Is the Future Here?

Rear cockpit.


For ages one of the most common laments in aviation is we’re still flying around behind ancient engines. LyConsaurs they’re called, and when in the world are we going to move on to something designed after the demise of vacuum tube computing?

Maybe, I’m beginning to think, we already have.

No, I haven’t been smoking a strangely long pipe or just returned from a self-realization retreat, but I have been doing something eerily similar: writing the Engine Buyer’s Guide found elsewhere in this version of the KITPLANES® thicket. At times compiling such a story does approach a hallucinatory exercise, what with all the numbers glazing over. But in those moments of clarity it became obvious there are many more than just the familiar horizontally opposed powerplants in play. Even after discounting fringe players—the jets and rotaries—there are many more engines in the Buyer’s Guide than what we’re used to seeing at the typical Cessna-Piper-RV airport. Down at the flugplatz it’s nothing but the familiar air-cooled Flat Earth Society, with maybe the odd radial classic and a few Rotaxes. Meanwhile, in the Buyer’s Guide there are inlines and vees along with plenty of liquid-cooled options.

What gives?

Seems while we weren’t looking, a new breed of engines arrived. These engines are hardly in mass circulation, but they do exist, they are being fitted to airframes, they are flying and a core group of pilots are getting friendly with them. You could also say they’re modern and, depending on your Nosferatu quotient, you might postulate they are some large portion of the future.

We could start by defining “modern,” albeit in massively truncated terms suitable to this short column. Skipping the chalk talk as to why, two important characteristics of a modern airplane engine are a combustion chamber (and ports, valves and other breathing parts) designed in, oh, the 1990s or later and, to a lesser extent, liquid (water) cooling. The combustion chamber—essentially the cylinder head and piston crown—is important because it is key to establishing the engine’s need for anti-knock capability from the fuel, along with setting fuel efficiency and power output fundamentals.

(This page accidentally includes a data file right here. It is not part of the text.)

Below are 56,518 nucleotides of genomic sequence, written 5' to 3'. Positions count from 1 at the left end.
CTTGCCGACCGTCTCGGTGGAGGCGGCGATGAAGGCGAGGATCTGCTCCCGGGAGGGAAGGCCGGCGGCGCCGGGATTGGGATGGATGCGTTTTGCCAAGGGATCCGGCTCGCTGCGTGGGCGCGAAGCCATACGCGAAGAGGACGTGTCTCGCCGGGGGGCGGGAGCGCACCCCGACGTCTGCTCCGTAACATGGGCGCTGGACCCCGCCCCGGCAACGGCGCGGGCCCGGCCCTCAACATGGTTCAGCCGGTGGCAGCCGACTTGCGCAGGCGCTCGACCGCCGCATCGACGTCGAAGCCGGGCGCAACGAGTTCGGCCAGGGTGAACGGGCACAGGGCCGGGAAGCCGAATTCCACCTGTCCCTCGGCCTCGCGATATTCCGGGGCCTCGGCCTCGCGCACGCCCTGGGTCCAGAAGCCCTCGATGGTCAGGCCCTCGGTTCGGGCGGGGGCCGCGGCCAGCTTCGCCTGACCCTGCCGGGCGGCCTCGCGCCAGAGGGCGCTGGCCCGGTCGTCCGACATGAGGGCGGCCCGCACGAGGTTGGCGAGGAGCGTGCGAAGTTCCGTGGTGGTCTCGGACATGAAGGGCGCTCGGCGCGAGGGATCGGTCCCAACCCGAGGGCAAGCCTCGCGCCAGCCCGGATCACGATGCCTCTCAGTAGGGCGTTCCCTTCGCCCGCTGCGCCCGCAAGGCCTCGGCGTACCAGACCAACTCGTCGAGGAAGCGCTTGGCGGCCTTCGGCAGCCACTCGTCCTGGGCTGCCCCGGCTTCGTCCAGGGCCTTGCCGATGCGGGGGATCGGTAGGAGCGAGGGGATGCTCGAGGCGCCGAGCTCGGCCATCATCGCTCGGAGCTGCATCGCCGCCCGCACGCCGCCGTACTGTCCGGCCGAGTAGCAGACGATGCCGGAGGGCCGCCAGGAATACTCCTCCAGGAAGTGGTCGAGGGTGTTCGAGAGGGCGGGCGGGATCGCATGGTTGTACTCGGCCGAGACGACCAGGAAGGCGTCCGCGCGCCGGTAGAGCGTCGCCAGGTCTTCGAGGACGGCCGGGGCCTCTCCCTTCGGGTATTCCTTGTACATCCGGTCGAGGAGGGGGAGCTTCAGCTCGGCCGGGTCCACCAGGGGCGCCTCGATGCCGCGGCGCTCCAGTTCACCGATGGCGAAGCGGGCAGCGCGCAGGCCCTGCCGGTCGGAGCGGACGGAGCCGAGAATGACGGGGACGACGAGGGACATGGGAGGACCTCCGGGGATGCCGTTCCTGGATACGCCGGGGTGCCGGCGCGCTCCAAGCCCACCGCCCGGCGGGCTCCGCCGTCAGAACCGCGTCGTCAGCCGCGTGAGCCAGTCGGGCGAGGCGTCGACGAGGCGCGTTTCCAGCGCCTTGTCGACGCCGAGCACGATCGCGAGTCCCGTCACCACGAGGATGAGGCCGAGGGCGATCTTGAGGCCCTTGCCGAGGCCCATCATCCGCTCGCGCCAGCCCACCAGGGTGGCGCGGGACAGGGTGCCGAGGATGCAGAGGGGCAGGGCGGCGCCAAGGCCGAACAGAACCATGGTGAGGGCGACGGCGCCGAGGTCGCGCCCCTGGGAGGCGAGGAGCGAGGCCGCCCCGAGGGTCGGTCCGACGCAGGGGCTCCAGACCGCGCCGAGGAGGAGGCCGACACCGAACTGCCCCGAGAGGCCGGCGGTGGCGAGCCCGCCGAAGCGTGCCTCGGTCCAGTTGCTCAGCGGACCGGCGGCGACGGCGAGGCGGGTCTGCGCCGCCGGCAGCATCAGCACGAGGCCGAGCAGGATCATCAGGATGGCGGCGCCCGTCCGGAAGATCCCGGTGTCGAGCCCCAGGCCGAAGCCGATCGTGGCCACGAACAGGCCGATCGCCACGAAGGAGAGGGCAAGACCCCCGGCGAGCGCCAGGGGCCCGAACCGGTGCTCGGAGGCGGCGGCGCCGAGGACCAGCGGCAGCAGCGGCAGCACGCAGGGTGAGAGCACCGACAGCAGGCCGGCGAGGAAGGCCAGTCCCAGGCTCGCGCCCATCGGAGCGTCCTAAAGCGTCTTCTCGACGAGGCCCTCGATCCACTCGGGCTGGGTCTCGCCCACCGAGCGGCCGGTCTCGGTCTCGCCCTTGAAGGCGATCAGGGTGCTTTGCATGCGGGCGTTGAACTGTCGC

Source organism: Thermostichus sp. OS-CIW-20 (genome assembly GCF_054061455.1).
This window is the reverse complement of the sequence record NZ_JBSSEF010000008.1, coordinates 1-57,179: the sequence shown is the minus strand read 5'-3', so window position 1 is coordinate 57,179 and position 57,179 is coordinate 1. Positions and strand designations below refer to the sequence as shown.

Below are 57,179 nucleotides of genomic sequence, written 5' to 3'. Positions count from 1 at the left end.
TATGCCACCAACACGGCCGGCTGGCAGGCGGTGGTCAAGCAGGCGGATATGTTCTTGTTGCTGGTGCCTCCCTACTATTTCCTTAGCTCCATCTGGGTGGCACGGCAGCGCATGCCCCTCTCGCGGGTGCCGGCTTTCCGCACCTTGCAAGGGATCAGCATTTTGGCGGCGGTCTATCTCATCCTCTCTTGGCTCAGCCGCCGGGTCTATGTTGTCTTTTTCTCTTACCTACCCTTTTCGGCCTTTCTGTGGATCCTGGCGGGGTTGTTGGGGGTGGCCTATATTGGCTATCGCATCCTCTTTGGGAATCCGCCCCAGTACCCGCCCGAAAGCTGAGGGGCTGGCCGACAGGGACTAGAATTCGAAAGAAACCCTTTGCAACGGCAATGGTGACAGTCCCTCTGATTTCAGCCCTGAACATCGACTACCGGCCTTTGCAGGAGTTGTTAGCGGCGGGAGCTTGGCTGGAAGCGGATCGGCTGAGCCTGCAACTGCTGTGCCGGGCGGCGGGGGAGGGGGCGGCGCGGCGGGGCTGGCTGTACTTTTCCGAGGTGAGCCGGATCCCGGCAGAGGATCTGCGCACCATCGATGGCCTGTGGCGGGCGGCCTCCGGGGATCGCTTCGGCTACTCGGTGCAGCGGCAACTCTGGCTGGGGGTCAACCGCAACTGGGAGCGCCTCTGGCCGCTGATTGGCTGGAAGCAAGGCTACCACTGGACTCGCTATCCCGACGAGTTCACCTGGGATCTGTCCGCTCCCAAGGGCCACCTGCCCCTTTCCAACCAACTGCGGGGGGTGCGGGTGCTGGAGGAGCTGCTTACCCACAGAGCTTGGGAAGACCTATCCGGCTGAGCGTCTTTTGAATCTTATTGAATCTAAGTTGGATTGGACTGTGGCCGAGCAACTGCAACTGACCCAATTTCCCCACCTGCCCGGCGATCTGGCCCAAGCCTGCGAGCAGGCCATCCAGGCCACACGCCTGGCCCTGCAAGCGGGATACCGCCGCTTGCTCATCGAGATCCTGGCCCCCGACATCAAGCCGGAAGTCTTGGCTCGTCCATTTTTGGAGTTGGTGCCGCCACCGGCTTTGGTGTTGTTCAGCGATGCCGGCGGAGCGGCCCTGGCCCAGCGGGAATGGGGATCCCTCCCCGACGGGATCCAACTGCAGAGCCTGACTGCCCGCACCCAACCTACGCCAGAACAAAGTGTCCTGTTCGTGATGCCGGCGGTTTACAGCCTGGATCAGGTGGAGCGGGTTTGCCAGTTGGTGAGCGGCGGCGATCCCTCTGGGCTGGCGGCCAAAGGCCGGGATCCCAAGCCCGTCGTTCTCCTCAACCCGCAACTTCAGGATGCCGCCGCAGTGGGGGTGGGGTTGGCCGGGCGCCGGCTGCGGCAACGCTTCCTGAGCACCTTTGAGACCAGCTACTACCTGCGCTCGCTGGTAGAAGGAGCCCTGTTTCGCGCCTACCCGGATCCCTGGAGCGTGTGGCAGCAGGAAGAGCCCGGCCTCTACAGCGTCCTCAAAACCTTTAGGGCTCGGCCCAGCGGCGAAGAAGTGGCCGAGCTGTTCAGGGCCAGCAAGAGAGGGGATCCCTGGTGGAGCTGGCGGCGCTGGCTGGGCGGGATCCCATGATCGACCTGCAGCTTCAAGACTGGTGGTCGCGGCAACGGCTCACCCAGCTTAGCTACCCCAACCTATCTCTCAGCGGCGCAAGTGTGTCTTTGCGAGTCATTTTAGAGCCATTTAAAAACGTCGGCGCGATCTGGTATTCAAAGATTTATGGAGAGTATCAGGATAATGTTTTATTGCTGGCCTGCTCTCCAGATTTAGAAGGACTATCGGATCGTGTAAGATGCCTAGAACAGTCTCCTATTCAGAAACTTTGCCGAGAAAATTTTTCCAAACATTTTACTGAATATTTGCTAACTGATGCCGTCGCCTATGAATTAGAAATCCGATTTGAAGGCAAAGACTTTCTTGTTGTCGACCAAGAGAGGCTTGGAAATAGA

Incredible knowledge about what goes on in combustion chambers has been gained by the auto industry since the 1970s. Driven by the demand for power, fuel economy and especially to reduce emissions, precisely what transpires to the air/fuel charge as it enters and responds to piston motion is today a universe ahead of what legacy aircraft engine designers gave us. Ironically, much of this fundamental combustion theory was pioneered during the big engine peak of WW-II when empires depended on it. But the turbojet ended serious piston engine development for 30 years until the auto industry took up the cause. Today, piston engine progress has come from carmakers—at least when they’ve not been distracted by electric motors and fuel cells.

As for water cooling, we could debate to a bloody draw which is better for a flying engine. Both air and water cooling have great benefits, but as engines get more efficient, and thus inevitably smaller displacement, the advantage tips to water cooling. Water cooling’s denser medium and greater thermal stability is the practical winner as power climbs. Ask Porsche, a company steeped in air cooling, which made the transition to water cooling decades ago. Or look at Rotax, which goes to the trouble to water cool the cylinder heads while leaving the cylinders air cooled.

There’s also an even more fundamental discussion regarding if smaller, higher-rpm modern engines are all that better than big, slow-turning direct drives, but we can share that beer another afternoon.

For now we can expect more contemporary general aviation engines to have sophisticated combustion chambers and possibly water cooling. To these mechanical characteristics we can add digital control of the fuel and spark as they can maximize the benefits of a good combustion chamber. So far, such engines have come from two sources: all-new aviation engines or automobile conversions. The all-new engines are in their own money class, one we mere mortals need not worry about because of the incredibly high costs. Examples are the Jet A-burning Continentals derived from Mercedes diesel car engines, the R.E.D. V-12 and EPS Graflight V-8 (wherever it may be). Fabulous engines all, but too far over the financial horizon for enthusiast flying. Look for them in military drones and business aircraft long before they ever trickle down to chasing pancakes.

What About Auto Conversions?